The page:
Tuesday, April 12, 2011

Adelphoi

     The  noun  Adelphos  in  its  various forms occurs approximately 343
times in the Greek N.T. It is sometimes used in its literal sense to mean a
"brother;" one from the same womb. (John 1:41) It can also mean "one who
shares   a  common  ethnic  heritage.  (Acts 22:13).  It  sometimes   means
"neighbor." (Mat. 7:3-5) It can also refer to "one who shares the same faith
in Christ; a fellow-believer." (Col. 4:7)

      Adelphoi, the  plural  form of  adelphos  is  used  frequently  in the
Greek N.T. of spiritual siblings in the family of God. Males and females
who have believed, repented, confessed, and were immersed into Christ
(Gal. 3:26-29) They were "born again," (Jno. 3:3-5; Tit. 3:5-7), and are
therefore adopted into the family of God. (Eph. 1:5; 1 Tim. 3:15) Adelphoi 
identifies those who are in this spiritual relationship as "brothers and sisters."

     The older English versions (KJV, RV, ASV) and some relatively recent
versions (NASB, RSV, NKJV) translate adelphoi with the word "brethren."
This word is generally used only in religious circles. Other versions such as
the original NIV, ESV, and HCSB use the word  "brothers." One of the
problems with using "brethren" is the fact that it is a somewhat archaic
word. Many times "brothers" is too  gender specific. The  modern reader
may be misled into thinking only males are being addressed in certain
contexts, when in reality they are not. So, modern English versions, in an
effort to be accurate, especially when a congregation is addressed translate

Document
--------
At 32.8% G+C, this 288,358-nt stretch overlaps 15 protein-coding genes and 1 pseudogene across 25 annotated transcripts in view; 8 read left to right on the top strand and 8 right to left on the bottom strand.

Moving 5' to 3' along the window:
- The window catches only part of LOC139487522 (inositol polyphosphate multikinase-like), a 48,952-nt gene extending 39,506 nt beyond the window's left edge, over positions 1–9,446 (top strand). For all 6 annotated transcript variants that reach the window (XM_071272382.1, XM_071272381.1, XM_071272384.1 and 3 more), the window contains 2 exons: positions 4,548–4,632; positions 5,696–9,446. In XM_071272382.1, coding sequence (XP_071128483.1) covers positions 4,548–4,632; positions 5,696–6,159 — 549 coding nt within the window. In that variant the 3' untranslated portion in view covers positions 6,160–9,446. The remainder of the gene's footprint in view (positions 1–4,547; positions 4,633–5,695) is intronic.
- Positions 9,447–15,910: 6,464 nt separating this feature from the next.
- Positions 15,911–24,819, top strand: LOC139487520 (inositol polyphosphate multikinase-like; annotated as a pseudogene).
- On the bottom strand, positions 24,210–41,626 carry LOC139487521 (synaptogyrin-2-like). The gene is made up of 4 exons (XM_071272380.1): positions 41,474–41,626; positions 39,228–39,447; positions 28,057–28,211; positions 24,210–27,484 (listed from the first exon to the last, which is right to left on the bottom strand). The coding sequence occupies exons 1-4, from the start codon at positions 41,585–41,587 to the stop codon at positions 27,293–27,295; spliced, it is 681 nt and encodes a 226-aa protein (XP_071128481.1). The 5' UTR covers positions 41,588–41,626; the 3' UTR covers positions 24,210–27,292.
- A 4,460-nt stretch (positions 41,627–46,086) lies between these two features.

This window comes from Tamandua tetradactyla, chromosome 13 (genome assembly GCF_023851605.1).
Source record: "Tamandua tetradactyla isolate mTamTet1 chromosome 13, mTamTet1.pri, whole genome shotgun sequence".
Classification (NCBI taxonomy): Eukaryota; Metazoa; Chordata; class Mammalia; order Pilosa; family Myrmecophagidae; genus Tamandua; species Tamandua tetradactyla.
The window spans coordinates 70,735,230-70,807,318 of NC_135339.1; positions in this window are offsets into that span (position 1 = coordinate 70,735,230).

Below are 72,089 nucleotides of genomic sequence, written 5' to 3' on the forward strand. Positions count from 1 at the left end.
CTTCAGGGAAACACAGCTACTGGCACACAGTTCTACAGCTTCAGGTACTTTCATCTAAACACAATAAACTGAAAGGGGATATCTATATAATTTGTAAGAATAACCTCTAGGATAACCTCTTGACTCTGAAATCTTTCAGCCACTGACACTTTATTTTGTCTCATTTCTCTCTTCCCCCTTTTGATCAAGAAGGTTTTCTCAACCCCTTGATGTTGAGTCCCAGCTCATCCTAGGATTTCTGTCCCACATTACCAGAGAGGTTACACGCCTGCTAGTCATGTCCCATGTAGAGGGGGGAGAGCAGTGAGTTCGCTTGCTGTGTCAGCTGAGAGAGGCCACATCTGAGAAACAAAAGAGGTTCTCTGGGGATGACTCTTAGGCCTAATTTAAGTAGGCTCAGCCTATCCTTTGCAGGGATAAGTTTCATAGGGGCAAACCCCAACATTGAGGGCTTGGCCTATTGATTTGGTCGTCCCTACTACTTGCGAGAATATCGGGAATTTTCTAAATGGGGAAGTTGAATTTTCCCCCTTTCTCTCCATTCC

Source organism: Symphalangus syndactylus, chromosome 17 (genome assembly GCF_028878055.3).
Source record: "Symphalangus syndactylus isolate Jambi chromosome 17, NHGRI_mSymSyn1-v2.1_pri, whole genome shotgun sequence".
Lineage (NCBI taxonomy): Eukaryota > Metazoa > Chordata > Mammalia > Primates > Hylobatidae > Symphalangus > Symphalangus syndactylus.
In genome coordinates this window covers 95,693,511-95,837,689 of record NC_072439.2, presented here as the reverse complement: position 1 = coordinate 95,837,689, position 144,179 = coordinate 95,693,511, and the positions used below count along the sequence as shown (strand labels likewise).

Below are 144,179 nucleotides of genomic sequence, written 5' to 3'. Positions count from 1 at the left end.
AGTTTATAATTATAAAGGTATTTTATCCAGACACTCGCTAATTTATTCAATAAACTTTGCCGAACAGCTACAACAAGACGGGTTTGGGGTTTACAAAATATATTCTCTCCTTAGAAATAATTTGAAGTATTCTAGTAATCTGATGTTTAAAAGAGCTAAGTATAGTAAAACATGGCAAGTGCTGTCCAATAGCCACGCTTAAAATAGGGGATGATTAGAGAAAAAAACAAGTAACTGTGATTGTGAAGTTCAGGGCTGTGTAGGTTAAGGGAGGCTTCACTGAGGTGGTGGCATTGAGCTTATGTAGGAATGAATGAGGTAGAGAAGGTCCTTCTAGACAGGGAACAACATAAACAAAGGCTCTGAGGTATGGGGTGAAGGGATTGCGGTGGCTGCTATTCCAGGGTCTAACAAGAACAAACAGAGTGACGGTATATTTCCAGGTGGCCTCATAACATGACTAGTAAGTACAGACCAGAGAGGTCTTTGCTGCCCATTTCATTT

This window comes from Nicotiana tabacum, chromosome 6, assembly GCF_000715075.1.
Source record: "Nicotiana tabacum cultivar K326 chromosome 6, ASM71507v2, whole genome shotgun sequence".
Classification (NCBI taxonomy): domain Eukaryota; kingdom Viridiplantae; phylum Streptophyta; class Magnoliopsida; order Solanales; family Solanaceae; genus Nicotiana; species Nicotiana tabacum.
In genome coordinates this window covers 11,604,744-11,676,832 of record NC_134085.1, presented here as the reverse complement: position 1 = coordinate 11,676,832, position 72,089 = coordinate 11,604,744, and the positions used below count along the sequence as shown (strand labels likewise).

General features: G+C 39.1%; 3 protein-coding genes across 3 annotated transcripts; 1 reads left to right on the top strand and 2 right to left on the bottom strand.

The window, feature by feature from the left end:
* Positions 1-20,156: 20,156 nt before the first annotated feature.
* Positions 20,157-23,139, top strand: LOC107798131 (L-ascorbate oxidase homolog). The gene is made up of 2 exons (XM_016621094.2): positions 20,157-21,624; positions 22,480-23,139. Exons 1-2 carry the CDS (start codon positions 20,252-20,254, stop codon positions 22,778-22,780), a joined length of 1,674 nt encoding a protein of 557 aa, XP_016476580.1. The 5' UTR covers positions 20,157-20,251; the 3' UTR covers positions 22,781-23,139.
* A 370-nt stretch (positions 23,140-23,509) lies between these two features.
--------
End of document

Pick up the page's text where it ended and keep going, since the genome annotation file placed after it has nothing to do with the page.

adelphoi with the phrase "brothers and sisters." (cf. New Living Translation;
New Revised Standard  Version; NET;  Today's  New  International
Version; and the NIV 2011)

     Some people object to translating adelphoi with the phrase "brothers
and sisters," because in their view it is an effort to be "gender inclusive,"
and to give women equal roles and authority with men in religion. This is
an unfair judgment. The N.T. itself teaches that God does not give a woman
the right to "have authority over the man." (1 Cor. 14:34-35;1 Tim. 2:11-15)
The  phrase "brothers and sisters" (adelphoi) is not designed to blur the
distinctive  roles that God has assigned to men and women, but it seeks to
accurately  convey  the  meaning  of  adelphoi  by  indicating the familial
relationship shared by those of the same faith.

     It has long been proven by Greek lexicons that adelphos/adelphoi are
used in this manner in secular Greek literature and in the N.T. (Thayer's 
Greek-English Lexicon, pages 10-11; Alexander Souter's Pocket 
Lexicon, p. 6; A Greek-English Lexicon Of The New Testament And 
Other Early Christian Literature, Introduction, p. 24 and pages 15-16
of the lexicon,1952 edition.)

     It is accurate to translate adelphoi with the phrase "brothers and sisters"
when  a  congregation  is  addressed, when  the  universal  group of Jesus'
followers is under discussion, and when it can be shown from the context
that  a  religious  group  consisting  of  both  males  and  females  is  under